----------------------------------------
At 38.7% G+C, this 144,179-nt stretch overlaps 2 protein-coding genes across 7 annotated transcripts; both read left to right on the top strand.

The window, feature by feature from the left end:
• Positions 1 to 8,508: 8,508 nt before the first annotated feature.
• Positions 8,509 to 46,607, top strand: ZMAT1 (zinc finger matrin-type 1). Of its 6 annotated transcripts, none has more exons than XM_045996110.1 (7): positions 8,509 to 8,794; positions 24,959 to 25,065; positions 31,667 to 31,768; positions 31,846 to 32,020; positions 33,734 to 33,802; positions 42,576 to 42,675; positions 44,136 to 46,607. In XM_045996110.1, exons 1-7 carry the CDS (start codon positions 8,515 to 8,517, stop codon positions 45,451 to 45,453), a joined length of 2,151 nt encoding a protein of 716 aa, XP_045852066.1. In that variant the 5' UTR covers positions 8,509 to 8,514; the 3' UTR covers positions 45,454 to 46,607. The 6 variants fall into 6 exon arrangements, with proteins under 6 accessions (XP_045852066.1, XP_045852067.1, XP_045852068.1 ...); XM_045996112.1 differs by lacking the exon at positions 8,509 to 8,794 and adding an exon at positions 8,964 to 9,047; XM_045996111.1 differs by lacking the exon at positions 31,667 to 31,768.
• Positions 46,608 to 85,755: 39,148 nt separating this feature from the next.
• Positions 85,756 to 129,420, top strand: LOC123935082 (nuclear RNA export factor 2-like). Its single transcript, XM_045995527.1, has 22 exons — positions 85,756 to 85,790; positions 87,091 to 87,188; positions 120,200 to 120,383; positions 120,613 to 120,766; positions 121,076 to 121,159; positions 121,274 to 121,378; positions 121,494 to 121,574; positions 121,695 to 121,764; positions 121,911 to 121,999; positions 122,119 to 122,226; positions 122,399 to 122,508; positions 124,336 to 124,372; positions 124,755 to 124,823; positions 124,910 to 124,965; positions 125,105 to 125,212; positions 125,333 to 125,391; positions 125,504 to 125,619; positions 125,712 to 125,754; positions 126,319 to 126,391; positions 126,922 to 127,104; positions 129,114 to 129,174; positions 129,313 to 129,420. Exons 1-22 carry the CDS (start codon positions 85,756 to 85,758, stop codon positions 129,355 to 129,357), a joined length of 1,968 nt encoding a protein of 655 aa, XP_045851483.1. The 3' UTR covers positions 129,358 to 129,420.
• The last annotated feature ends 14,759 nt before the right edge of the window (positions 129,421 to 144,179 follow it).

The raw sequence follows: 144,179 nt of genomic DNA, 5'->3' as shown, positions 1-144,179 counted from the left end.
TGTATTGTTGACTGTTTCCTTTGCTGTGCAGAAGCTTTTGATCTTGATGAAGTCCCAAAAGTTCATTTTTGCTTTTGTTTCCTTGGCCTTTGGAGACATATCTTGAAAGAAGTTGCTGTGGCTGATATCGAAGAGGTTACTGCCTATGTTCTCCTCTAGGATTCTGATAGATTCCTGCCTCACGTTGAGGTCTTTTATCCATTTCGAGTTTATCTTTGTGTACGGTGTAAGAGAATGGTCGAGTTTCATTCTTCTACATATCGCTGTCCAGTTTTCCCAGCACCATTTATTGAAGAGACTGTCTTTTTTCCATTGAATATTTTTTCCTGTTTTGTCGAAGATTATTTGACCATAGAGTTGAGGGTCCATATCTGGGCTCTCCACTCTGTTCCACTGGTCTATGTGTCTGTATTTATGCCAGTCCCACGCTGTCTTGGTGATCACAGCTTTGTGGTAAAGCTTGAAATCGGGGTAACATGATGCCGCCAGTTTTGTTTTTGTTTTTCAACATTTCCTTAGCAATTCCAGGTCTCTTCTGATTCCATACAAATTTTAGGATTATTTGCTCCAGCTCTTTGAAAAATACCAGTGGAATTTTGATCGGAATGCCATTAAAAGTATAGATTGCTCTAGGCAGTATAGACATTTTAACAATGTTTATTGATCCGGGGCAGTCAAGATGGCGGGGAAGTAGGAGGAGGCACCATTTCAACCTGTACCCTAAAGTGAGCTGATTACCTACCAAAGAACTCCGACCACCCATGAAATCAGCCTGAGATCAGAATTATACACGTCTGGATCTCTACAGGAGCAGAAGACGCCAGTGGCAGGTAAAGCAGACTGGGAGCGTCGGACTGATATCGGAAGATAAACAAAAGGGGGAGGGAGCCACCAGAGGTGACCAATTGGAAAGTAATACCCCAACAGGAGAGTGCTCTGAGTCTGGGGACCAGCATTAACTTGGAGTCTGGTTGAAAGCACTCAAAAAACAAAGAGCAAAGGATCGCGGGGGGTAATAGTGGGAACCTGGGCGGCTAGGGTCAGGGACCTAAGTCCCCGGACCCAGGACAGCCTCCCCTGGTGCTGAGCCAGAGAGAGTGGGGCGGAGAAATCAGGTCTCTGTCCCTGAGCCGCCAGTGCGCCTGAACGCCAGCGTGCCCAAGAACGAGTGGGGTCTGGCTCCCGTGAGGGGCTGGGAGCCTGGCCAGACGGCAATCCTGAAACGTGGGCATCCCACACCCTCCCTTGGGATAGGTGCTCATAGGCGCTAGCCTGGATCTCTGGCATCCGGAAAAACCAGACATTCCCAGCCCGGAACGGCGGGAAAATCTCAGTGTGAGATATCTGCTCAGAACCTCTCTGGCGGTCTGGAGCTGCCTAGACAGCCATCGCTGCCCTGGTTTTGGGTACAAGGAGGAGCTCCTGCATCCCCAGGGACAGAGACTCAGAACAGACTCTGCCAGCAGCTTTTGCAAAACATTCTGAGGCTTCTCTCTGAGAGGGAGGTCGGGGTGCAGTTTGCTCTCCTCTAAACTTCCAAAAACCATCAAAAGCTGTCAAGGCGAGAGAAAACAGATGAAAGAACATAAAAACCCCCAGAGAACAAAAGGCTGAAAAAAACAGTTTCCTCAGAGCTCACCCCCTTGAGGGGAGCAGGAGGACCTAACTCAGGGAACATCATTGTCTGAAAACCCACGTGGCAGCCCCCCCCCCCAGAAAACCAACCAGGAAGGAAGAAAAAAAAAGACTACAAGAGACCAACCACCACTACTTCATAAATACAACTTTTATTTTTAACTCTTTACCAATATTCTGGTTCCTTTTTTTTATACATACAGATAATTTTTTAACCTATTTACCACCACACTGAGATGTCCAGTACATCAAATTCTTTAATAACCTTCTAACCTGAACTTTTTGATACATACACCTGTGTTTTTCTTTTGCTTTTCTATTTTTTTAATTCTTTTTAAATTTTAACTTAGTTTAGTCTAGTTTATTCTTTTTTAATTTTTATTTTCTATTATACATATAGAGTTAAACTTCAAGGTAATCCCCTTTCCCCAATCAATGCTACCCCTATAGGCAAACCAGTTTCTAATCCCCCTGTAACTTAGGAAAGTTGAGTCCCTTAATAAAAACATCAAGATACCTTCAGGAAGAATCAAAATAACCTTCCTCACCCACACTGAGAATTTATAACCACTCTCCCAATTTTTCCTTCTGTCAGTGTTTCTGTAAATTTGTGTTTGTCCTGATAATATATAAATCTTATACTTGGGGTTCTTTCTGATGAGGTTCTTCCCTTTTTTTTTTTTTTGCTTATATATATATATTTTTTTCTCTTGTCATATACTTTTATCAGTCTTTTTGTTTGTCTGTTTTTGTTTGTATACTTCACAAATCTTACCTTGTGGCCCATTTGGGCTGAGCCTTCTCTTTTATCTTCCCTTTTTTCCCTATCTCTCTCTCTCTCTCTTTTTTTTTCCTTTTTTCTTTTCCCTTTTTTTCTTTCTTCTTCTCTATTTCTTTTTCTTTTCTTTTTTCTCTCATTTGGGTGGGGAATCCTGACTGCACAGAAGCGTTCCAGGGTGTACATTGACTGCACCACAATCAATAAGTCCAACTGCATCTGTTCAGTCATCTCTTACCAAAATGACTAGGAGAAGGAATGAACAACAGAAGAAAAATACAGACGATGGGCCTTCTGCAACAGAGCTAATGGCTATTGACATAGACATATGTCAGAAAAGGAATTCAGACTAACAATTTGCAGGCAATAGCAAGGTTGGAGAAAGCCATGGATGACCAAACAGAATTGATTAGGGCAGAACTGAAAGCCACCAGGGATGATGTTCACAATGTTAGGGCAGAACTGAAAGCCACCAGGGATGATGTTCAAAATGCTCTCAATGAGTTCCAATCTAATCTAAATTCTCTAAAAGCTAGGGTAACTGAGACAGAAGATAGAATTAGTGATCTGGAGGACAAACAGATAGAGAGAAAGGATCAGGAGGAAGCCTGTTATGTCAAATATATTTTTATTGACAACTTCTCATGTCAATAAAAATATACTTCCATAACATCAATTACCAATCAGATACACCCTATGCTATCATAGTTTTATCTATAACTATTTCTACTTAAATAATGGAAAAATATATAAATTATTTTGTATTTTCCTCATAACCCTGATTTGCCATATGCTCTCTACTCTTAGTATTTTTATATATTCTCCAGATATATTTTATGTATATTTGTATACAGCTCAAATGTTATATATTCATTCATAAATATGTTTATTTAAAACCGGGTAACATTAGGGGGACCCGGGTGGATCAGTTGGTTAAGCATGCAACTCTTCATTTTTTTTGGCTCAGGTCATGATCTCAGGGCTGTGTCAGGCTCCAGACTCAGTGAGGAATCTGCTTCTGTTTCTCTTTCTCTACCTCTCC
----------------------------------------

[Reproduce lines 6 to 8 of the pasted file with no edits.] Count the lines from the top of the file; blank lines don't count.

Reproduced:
• Positions 85,756 to 129,420, top strand: LOC123935082 (nuclear RNA export factor 2-like). Its single transcript, XM_045995527.1, has 22 exons — positions 85,756 to 85,790; positions 87,091 to 87,188; positions 120,200 to 120,383; positions 120,613 to 120,766; positions 121,076 to 121,159; positions 121,274 to 121,378; positions 121,494 to 121,574; positions 121,695 to 121,764; positions 121,911 to 121,999; positions 122,119 to 122,226; positions 122,399 to 122,508; positions 124,336 to 124,372; positions 124,755 to 124,823; positions 124,910 to 124,965; positions 125,105 to 125,212; positions 125,333 to 125,391; positions 125,504 to 125,619; positions 125,712 to 125,754; positions 126,319 to 126,391; positions 126,922 to 127,104; positions 129,114 to 129,174; positions 129,313 to 129,420. Exons 1-22 carry the CDS (start codon positions 85,756 to 85,758, stop codon positions 129,355 to 129,357), a joined length of 1,968 nt encoding a protein of 655 aa, XP_045851483.1. The 3' UTR covers positions 129,358 to 129,420.
• The last annotated feature ends 14,759 nt before the right edge of the window (positions 129,421 to 144,179 follow it).

The raw sequence follows: 144,179 nt of genomic DNA, 5'->3' as shown, positions 1-144,179 counted from the left end.